Junior Battles is a pop-punk band hailing from Canada. They have two singers (because it’s a big thing to do in punk rock these days) and one of their singers sounds a lot like Patrick Stump from Fall Out Boy. They’re also really good at what they do.
The band’s debut album, “Idle Ages,” was released on June 28th on Paper + Plastick. It isn’t anything groundbreaking, but it’s still a lot of fun. Harmonized vocals, catchy choruses… it’s all there. Lyrically the band often touches upon being young and playing shows, but considering how young the band is (based on the lyrics to “Twenty Five” it can be assumed that most members have yet to reach that age), it means that they’re at least singing about stuff they know. “Nostalgic at 23” calls people out on not wanting to let go of memories, when in fact those same people aren’t even old enough to drink, while the penultimate track, “Passing Out,” goes into exploring long-distance relationship territory and the dangers that come along with it. There is also a general theme of being disillusioned with becoming an adult; a feeling that I share on a day-to-day basis as I’m turning 23 in a month and my life hasn’t really come together like my childhood led me to believe it would.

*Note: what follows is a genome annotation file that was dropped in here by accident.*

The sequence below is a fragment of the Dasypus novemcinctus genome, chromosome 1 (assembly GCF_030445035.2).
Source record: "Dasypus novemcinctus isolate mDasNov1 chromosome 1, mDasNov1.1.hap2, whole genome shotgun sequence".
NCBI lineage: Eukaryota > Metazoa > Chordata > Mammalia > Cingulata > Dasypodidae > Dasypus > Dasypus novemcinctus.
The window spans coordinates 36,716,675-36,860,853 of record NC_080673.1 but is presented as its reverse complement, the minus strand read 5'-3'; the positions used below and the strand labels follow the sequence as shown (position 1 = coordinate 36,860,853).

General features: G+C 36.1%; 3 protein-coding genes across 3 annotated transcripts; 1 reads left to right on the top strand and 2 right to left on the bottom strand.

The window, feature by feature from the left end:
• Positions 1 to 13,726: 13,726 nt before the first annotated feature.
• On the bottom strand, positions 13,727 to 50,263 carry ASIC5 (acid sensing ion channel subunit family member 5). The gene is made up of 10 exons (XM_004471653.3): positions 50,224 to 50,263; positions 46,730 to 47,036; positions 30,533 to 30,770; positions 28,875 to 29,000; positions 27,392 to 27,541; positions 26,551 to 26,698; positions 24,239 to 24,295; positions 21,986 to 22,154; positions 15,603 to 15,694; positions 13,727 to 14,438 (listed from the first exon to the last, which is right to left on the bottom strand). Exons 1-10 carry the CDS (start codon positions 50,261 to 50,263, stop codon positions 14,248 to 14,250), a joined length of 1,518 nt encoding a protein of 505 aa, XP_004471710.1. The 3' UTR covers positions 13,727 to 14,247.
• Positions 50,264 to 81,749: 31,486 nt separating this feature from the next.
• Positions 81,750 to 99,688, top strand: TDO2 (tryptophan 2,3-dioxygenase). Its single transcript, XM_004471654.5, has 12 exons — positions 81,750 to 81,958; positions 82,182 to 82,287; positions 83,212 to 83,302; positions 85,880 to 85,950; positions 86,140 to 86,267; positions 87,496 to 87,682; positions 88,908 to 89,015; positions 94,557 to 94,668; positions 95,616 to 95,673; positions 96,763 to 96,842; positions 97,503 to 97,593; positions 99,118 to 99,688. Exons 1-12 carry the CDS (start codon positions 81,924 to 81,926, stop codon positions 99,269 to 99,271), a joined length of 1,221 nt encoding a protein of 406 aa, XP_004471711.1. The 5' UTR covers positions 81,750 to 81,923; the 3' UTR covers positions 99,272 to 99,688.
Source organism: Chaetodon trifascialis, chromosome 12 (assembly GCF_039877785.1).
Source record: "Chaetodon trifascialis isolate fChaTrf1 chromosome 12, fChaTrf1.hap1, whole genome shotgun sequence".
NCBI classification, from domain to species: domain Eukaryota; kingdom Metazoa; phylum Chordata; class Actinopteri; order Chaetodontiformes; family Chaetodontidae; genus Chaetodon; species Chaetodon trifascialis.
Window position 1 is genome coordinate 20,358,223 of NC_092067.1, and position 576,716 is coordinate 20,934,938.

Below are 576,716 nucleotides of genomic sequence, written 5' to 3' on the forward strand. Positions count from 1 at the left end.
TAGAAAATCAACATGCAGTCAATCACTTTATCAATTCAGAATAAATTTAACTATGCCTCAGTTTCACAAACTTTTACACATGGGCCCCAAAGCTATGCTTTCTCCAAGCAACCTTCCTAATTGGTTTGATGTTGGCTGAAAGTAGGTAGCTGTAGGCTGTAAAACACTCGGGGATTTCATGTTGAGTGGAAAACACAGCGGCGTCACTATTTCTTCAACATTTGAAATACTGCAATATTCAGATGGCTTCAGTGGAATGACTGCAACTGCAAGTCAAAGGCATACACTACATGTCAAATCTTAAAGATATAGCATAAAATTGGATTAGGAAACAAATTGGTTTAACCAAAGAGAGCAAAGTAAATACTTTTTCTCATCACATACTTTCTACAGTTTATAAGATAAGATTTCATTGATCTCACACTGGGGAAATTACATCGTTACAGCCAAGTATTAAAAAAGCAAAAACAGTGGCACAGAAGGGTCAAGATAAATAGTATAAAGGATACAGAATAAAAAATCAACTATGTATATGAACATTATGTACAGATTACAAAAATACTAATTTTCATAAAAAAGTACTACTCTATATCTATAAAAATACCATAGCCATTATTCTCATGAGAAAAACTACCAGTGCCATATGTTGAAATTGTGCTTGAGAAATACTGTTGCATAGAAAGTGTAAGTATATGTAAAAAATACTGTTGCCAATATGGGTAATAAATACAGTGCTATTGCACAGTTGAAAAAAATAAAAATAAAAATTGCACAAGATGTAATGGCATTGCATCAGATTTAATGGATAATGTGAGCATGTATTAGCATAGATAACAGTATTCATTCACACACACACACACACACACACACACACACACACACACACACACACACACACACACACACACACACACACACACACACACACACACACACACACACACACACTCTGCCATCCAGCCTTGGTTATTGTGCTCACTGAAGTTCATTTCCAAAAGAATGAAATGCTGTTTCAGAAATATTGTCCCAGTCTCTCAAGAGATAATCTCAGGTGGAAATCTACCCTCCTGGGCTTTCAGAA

Musically the album is what you would expect of a pop-punk band in the post-American Idiot boom*. A couple of chords wrapped around peppy lead lines, palm muting, gang vocals, consistent rhythm section. Even the occasional, if not required, slow moments (such as the 45 second “Architecture”). I’m not knocking it- it works great for these guys. Anyone who is a fan of their previous EP output will dig this, too.
My only complaint about the album? The aforementioned “Passing Out” is the exact same recording of the song that they used for their split with O Pioneers!!!. Not a major fault with the album and considering not everyone has a copy of that split, it’s good that people will finally be able to hear this wonderful track. At the same time, however, I wish that they had at least recorded a new version of it (something that bands are prone to doing). Again, not a major fault, it’s just the only problem I had with the album.
Since it’s only been out for a limited time, I haven’t really given it as many listens as I hoped to. That said and given my love for (almost) all things pop punk, I’m certain that this album will make my End of the Year list. Oh yeah, and Damien Abraham (aka Pink Eyes) of Fucked Up makes a guest appearance on “Ever Get the Feeling You’ve Been Cheated?” which is also worth mentioning (do kids these days still understand the Sex Pistols reference there?).
*I’m not saying that pop punk bands copy the style of American Idiot, I’m just using its release as a reference point for when “pop punk” stopped meaning “Green Day and blink-182” and began to mean “Fall Out Boy and Panic! at the Disco” (in a mainstream sense).